6. Also if you are cruising outside of North America/Caribbean, the regulation as to acceptable frequencies can vary from those used / available in N.America.
  7. We did a couple of European adventures with our DD when she was close to your kids ages. She was a pretty chill kid, so we were able to do a lot of sightseeing without her getting too antsy. But I'd set up daily visual scavenger hunts for her every day -- a list of about 10 or 12 things -- some specific to where you will be that day - Venice, winged lion for example. And others more generic - like an orange baseball hat, or a round window. If she saw something, she'd point it out and we'd cross it off. If she got all of them, she get a prize -- very often a Kinder Egg (she loved those things). It would keep her more interested in looking around! We also did a daily search of US and Canadian flags -- doing a daily count. As far as packing is concerned, Europe tourist areas can be a bit "dressier" than US tourist areas, so I might go a bit heavier on collared shirts for boys, sundresses for girls. With as long as a trip you are planning, you must be planning for laundry -- so I'd be comfortable packing lighter than usual. May will be cool in some of your destinations - so at least one basic cardigan and a light water resistant jacket for each is a must have, but there again, resist the temptation to overpack.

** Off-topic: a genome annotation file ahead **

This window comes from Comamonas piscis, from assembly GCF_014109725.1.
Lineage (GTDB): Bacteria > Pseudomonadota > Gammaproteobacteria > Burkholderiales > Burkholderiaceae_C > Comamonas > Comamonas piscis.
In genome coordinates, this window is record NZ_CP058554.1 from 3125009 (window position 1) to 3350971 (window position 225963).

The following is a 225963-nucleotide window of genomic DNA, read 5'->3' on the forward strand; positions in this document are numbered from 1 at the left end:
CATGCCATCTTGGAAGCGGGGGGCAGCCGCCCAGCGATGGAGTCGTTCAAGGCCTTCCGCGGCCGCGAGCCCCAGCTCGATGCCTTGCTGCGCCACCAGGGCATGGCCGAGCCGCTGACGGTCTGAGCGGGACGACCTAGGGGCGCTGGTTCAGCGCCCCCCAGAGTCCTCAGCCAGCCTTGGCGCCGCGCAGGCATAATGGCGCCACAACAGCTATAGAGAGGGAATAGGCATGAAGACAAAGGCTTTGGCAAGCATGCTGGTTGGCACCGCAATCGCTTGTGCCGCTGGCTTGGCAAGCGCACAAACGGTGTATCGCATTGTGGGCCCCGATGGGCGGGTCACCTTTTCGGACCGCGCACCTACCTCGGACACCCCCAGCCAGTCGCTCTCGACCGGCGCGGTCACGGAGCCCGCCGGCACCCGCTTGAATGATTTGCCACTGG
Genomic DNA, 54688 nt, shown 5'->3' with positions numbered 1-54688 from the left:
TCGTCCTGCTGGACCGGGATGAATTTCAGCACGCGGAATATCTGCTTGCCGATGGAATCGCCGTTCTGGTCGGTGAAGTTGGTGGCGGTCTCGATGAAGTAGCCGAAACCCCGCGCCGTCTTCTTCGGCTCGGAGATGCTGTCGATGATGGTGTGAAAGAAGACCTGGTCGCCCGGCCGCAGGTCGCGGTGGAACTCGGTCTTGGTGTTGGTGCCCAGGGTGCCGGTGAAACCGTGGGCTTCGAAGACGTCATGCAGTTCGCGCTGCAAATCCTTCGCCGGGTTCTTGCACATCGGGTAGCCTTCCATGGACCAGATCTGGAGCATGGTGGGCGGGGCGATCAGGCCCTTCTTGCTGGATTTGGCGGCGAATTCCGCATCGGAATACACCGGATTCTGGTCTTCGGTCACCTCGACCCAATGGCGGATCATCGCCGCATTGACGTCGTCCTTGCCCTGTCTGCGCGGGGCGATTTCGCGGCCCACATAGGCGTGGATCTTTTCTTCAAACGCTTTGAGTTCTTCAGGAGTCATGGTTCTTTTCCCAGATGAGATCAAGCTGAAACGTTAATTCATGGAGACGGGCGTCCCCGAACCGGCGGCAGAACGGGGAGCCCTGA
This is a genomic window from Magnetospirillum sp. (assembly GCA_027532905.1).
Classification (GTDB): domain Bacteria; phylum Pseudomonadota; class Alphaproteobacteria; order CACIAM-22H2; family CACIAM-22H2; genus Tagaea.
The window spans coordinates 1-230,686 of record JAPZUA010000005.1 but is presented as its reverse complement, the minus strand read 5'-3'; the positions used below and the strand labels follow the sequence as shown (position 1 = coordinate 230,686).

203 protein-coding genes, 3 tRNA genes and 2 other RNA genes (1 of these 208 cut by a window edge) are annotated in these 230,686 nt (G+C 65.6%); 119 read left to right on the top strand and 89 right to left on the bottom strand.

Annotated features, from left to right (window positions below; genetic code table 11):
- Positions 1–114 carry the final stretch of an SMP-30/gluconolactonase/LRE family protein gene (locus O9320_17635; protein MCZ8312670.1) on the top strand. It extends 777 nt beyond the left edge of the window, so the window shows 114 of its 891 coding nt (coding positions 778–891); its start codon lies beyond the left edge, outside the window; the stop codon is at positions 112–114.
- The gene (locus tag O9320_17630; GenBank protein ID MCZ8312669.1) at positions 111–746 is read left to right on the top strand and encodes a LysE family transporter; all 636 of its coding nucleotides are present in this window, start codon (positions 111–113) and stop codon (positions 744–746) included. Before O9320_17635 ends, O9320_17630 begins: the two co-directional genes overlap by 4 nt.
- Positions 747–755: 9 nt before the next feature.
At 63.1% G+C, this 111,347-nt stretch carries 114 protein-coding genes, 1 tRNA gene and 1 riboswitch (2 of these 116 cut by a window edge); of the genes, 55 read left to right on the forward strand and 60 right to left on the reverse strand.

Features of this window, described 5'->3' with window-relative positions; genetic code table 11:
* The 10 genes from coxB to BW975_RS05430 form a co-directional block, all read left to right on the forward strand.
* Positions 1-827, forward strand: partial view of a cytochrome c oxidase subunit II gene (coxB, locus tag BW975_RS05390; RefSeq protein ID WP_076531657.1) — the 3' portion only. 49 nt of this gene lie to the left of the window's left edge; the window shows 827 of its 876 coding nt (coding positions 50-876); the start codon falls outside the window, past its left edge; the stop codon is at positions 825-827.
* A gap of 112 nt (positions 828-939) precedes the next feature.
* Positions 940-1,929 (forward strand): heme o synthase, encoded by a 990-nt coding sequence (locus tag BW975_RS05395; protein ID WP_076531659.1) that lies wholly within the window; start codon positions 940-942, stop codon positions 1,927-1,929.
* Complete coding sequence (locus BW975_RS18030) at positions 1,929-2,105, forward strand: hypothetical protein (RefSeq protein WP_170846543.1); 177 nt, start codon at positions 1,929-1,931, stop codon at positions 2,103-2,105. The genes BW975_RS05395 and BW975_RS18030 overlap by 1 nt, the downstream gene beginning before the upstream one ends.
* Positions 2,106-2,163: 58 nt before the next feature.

8. First night of kids club is key if the kids want to use kids club -- it is when they are most likely to meet new friends -- there are a lot of games that encourage kids to meet and since everyone is new there is not the awkwardness. Some familiar snacks and pack a few "comfort" things. Keep an eye out for potential melt-down moments and retreat to somewhere with a familiar snack A budget for extras - souvenirs, treats, game tokens, etc. Most kids programs will have a pajama night (in addition to those mentioned elsewhere) so some "cool" PJs are generally a good idea. I always brought a bag of cheapo toys and stickers and stuff, for impromptu entertainment / surprises. I'd work out a daily scavenger hunt -- 10-12 items from the mundane -- like an umbrella or a NY Giant's tshirt or an orange purse; and then things that we should be "on the lookout for" because of the location we were in (a statue of a lion in Venice, or the French flag or whatever) It keeps the kids more involved in their surroundings. a separate list of 5-6 for each kid and then 5-6 that are "joint" Dress for your activities -- nothing is more miserable than having a kid who is too cold or who keeps stubbing a toe because they can't keep their flip-flops on.
  9. Perhaps you were unaware but this WAS an option in the old system. It is a personal preference and a very, very common option on many social media sites. When I was following the boards on a daily basis; it made a lot of sense. I followed many of the same long threads and by having the newest posts in a thread at the top of the thread, it was very easy to just view the new posts in each conversation. Rather than the posters stating that something seems "peculiar" or "strange" or whatever to them or you poking fun of something that you do not do; perhaps ask politely why someone might want to see the most recent posts first? Or otherwise maybe just resist the urge to post?
  10. I'd also take a look at the rest of the itinerary. We've done a variety of cruise lines to AK -- our last we chose a smaller ship that stopped at some of the smaller (less congested and less commercialized) ports - Love Sitka and St. Pete. Some of the other ports have just gotten crazy!